The errors of the past

In the past, UTSG has been exceptionally late in its closure announcements due to severe winter weather. Most egregiously, on January 28, UTSG cancelled classes starting at 6:00 pm, notifying students just minutes before, long after the Environment Canada warning.

At the time, I was a student living on residence. When the announcement came, I was already standing outside of my class, confused. I had a 10-minute walk. If you had a two-hour transit ride — as is the case for many students — you would have already completed your dangerous commute by the time you heard that you didn’t need to be there, and would then need to make that same trek back home. 

This led to vocal criticism from students over the way that cancellations were handled. Afterward, Regehr said that Robarts Library would remain open around-the-clock, even during winter storms, and that students could always stay there overnight if they found themselves stranded on campus. Many students further criticized this solution as absurd. Cancelling classes is a much better course of action than students sleeping overnight in Robarts. 

On February 12, the Toronto District School Board closed for the first time since 2011, and Ryerson University, York University, UTM, and UTSC all closed first thing in the morning, while UTSG stayed open until 4:00 pm.

This was criticized by students as other downtown schools declared travel unsafe, while UTSG seemed to either not realize or not care about the worsening conditions. Instead, the administration only announced around noon that classes would be cancelled later that afternoon, while many students still needed to get to campus for earlier classes, putting their safety at risk.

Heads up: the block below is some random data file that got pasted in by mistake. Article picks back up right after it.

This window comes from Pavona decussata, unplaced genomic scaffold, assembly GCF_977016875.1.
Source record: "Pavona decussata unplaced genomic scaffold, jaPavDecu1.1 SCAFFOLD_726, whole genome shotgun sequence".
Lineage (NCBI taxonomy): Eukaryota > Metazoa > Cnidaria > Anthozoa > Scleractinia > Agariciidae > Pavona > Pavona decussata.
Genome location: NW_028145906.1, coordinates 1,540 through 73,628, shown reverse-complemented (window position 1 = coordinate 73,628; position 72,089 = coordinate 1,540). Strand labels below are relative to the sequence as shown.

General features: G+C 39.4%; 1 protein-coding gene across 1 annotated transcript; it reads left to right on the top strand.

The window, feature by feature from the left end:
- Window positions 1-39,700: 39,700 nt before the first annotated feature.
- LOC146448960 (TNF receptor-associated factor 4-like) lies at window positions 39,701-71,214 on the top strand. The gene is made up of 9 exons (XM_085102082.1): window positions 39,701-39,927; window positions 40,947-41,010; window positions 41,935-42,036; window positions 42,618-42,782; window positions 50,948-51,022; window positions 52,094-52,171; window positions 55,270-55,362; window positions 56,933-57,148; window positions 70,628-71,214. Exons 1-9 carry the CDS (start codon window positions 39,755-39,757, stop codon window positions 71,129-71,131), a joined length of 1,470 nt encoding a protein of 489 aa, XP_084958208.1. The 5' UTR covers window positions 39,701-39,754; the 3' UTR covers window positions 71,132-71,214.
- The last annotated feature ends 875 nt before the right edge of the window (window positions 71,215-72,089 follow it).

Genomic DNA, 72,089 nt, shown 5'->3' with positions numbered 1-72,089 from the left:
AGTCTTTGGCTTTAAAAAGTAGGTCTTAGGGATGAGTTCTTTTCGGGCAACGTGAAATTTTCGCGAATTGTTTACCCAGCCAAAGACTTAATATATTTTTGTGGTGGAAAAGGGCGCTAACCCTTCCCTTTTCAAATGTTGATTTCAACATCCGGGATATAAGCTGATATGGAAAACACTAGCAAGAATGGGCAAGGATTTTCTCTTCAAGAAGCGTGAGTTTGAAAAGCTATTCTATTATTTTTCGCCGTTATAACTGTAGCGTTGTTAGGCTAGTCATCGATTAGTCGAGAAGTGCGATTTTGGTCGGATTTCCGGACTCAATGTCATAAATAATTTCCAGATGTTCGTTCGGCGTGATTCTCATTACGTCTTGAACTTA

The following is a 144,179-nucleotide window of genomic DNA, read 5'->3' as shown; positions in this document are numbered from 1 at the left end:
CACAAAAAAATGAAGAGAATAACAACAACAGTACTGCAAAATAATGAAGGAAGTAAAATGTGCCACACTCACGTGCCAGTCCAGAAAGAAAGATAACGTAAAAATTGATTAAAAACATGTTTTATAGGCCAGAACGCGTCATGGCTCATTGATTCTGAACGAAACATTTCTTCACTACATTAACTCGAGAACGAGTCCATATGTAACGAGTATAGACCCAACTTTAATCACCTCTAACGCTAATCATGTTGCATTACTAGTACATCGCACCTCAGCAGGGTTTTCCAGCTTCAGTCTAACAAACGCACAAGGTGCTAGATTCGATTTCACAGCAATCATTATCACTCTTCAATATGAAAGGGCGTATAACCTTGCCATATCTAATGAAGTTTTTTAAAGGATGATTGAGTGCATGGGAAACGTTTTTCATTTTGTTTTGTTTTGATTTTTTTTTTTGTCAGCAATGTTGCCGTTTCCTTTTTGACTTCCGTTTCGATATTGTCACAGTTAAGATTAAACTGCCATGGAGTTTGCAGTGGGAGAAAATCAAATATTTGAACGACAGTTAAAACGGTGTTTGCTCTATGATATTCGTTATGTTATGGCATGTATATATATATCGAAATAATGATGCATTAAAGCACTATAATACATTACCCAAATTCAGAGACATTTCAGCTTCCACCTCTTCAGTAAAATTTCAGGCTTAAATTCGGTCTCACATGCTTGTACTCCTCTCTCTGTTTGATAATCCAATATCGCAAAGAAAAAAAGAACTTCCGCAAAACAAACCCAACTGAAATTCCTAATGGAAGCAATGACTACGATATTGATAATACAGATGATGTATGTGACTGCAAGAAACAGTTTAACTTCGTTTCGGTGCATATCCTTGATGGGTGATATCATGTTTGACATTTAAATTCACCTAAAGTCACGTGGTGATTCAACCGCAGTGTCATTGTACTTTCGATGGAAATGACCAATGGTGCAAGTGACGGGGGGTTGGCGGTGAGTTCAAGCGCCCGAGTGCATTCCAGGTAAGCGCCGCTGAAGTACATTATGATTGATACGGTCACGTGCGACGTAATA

Students should not need to worry about their safety trying to get to class. Last year a student was rear ended while driving and another fell, potentially sustaining a concussion. Both students were on their way to and from class, with one commenting on how they felt they needed to choose between their safety and attendance, a decision that students should never need to make.

The last academic year’s experiences, in sum, raised questions about the devaluation of student voices and experiences by UTSG’s administration.

A step in the right direction

But recent changes to the procedure concerning the cancellation of classes — sent out by Vice-President and Provost Cheryl Regehr and Vice-President, Human Resources & Equity Kelly Hannah-Moffat    are a step in the right direction. The changes, which were announced on October 31, signal a positive adjustment to the way the administration is responding to student concerns regarding the university’s lack of timely closure during extreme weather.

The first heading of the announcement is titled “We heard your concerns,” and unlike previous responses from the administration, I actually feel heard. Student safety should always come first, and this is a good first step in recognizing that.

This year, the university plans to have more coordination with other schools and transit systems regarding closures and to broadcast cancellations on social media, making them more accessible to students.

One positive change is monitoring the GO Train service and local and regional highways for closures and delays, which will be beneficial for many students commuting from all throughout the GTA.